Two young Thai backpackers accidentally meet in Higashikawa in Hokkaido, Japan. Sparks fly as mutual attraction paves the way to a new-found romance.
—Edited by TheFNGee
Toey (Adisorn Tonawanik ) is brokenhearted. His girlfriend of many years suddenly broke up with him. He goes on a trip to Higashikawa, in Hokkaido, to get away. Not that it’s famous like Osaka or Tokyo, but the small town is called a ‘photo town’ for its picturesque scenery. With its population of less than 9000, Higashikawa is the perfect escape for Toey.
A few uneventful days pass by when another young Thai knocks at his door. Oat (Maroukasonti Kritsana), his new neighbor, asks to use the phone. What started as an initially unwelcome visitor becomes a friend. After a night of heavy drinking, the two become intimate.
From their actions, it’s pretty apparent that Oat has gay experiences, but he’s getting married anyway in a few days. Confused by his newfound attraction for another man, Toey questions himself. With the help of his Japanese friend, Yumi, he begins to feel more secure about the new direction in his sexuality.
But before things can get even more serious, Oat changes his tune, much to Toey’s surprise…
The film’s production company has written quite an inviting intro to the film:
Join us for a heartwarming journey as we follow the simple pursuit of love. This is the simple story of Present Perfect.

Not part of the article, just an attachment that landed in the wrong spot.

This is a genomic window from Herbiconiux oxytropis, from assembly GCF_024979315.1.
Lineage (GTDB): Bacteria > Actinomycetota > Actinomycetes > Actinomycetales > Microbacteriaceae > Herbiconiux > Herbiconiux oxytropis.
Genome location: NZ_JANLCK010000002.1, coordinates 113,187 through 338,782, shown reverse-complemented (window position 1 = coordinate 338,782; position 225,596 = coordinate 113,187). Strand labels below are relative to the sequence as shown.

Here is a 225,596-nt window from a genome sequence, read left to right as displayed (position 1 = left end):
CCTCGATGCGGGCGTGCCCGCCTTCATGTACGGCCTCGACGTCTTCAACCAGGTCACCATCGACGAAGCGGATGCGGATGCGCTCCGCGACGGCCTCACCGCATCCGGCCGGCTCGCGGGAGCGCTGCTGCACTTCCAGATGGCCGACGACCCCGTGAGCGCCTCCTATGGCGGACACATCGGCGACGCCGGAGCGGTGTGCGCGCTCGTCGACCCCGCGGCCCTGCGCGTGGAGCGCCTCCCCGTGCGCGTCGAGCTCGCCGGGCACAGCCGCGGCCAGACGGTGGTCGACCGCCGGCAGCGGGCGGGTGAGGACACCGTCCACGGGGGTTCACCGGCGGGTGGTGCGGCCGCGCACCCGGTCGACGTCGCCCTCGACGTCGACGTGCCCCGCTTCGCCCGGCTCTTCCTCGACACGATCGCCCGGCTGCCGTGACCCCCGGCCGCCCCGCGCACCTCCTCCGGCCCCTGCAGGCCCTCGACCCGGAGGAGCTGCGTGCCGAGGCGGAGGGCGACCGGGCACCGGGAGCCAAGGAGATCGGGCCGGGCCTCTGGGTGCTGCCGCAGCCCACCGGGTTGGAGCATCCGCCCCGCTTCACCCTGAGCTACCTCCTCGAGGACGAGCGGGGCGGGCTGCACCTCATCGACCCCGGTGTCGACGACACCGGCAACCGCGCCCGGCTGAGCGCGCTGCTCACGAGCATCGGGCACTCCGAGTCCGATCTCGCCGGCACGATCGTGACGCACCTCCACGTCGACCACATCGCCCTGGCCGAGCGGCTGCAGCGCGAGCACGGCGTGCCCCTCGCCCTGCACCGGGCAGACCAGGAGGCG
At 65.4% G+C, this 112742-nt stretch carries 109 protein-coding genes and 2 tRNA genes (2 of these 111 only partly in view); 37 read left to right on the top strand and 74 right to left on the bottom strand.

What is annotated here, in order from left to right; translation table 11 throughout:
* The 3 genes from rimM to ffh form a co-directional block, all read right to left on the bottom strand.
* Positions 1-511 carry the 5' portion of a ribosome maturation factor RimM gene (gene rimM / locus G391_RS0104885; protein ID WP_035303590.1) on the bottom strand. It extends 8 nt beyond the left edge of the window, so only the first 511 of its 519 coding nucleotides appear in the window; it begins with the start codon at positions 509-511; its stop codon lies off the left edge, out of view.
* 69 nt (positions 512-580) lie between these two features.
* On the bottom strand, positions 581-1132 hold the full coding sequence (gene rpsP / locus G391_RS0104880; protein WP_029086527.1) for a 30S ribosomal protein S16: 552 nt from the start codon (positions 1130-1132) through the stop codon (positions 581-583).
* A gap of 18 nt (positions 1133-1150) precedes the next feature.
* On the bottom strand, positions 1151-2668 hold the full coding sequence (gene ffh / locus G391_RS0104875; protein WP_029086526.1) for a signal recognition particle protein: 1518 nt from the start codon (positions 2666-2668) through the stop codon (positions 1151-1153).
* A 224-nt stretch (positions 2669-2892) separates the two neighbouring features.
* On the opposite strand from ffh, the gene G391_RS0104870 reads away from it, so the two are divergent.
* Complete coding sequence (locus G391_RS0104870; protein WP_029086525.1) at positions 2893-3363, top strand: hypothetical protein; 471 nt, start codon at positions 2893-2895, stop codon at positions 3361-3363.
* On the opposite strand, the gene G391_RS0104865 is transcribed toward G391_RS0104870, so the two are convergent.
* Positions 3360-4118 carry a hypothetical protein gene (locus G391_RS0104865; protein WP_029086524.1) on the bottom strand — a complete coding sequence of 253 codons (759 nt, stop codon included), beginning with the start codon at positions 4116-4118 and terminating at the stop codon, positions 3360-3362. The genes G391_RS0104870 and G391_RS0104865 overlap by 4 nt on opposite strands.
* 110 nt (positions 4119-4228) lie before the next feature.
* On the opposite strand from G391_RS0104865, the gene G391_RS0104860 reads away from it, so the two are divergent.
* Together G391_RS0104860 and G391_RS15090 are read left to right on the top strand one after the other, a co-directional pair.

Directed by Anusorn Soisa-Ngim, this tale of love, loss, and self-discovery is relaxed and slow-paced. This is much to my delight. At 1 hour and 42 minutes, the film mixes the dramatic Japanese setting with the growing intimacy between our two travelers.
Toey (portrayed by Adisorn Tonawanik ) is an emotionally intense young man. He has yet to explore many aspects of his sexuality. His emotional turmoil and self-doubt are a highlight of the film. Adisorn offers a multi-faceted take on his character, making his acting look natural and effortless. It must be said that even in the face of despair and loneliness, Toey personifies a good-natured individual. He remains positive and hopeful.
Oat (played by Maroukasonti Kritsana) maintains a certain mystery throughout the film. Kritsana is quite a beguiling young man with his mischievous eyes and aggressive stance. We have yet to fully know him. While Toey is like an open book, Oat carries a lot of secrets. [His new look at the end of the film is a sight to behold!]
It is a novelty to watch Thai actors in a Japanese setting, much more if it features two attractive young men on the verge of love and romance.
Are we done with them yet? I definitely need some closure!
Rating: 4 out of 5 stars [See our Review Guide]